Sensing Stalemate From a Mile

Sensing Stalemate From a Mile

AdviceCabinet
CM AdviceCabinet
|
8

When most chess players hear that stalemate has occurred on the board, they will most likely think that one side played the ending carelessly. However, as we will see in this article, stalemate is a key defensive resource that can be deployed even at the highest level when facing an imminent loss.

What may be new to you is that there are not one, but two, types of stalemates. One leads to an immediate draw (which I will refer to as pure stalemates), and the other is semi-stalemates. I will describe the latter in the next half of the article.

Pure stalemates

Sometimes in endings where there are very few to no pieces left on the board, the weaker side can rush to trap himself with his own pieces to create a stalemate refuge and force a draw. This idea is best illustrated with the following simple example.

In the next position, it seems as though c5 will inevitably fall. What should you do?

Using this newly learnt stalemate pattern, we can now easily find the solution to the next puzzle, which is taken from a game between Chigorin, playing with the white pieces, and Tarrasch. White did not manage to save the game, but I am sure you can now.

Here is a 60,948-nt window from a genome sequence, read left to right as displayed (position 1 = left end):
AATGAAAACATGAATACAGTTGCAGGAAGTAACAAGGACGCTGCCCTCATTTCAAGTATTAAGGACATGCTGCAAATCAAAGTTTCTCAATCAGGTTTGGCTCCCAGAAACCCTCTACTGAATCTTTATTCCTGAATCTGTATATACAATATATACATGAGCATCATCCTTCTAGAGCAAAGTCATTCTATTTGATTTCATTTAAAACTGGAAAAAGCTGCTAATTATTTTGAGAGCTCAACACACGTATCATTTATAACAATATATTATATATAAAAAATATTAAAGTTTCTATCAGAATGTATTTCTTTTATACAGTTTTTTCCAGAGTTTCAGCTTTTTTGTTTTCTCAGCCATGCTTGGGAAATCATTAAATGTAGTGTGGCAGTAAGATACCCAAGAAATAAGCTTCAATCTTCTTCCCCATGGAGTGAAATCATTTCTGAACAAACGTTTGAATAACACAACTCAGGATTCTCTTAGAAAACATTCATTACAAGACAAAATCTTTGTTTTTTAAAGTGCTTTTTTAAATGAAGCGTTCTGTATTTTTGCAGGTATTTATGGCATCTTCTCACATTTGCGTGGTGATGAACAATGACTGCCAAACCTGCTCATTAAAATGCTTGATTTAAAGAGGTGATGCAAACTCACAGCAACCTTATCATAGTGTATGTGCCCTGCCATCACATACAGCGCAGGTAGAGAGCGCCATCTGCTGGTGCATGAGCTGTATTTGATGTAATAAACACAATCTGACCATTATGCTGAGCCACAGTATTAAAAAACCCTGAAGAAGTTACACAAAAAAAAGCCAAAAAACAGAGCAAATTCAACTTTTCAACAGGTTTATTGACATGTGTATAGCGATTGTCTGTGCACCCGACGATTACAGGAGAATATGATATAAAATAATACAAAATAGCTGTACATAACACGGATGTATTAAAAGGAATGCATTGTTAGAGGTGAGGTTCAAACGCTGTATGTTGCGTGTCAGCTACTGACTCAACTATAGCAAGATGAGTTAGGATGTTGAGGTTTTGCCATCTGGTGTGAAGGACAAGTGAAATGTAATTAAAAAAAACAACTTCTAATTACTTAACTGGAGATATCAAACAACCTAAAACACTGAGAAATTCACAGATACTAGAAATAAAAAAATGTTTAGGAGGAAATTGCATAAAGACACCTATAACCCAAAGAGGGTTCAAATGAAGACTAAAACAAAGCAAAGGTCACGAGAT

It is interesting to note that if the same position were to occur one rank lower, the stalemate trick still works, but it is important that it is done via a different move order.

It is not just in pawn endings, but also in endings with pieces, that stalemates are possible. Here are two simple puzzles to test your understanding.

So, if we ever find ourselves losing with very few legal moves, we should find ways to jettison our pieces and cramp our king, in order to force a draw by stalemate.

Semi-stalemates

These refer to positions where one side only has no legal moves with his king, and as such can only move whatever few pieces are left on board (usually pawns or a single piece). This is often a very delicate situation as the attacker will enjoy freedom and activity, but at the same time, will have to look out for pure stalemate tricks. With my own experience, the most common semi-stalemate positions that occur in praxis have the king trapped in one of two ways.


Since you already know the tactical motifs the following puzzles are going to involve, I will give you more complex ones.

I hope that this article has inspired you to be even more resourceful in your games. If you have any questions, feel free to drop it in the comments.

If you found this article insightful or entertaining, feel free to follow my account and check out my other writings here. If that link does not work, click on my profile instead. Here is a preview of some of my earliest articles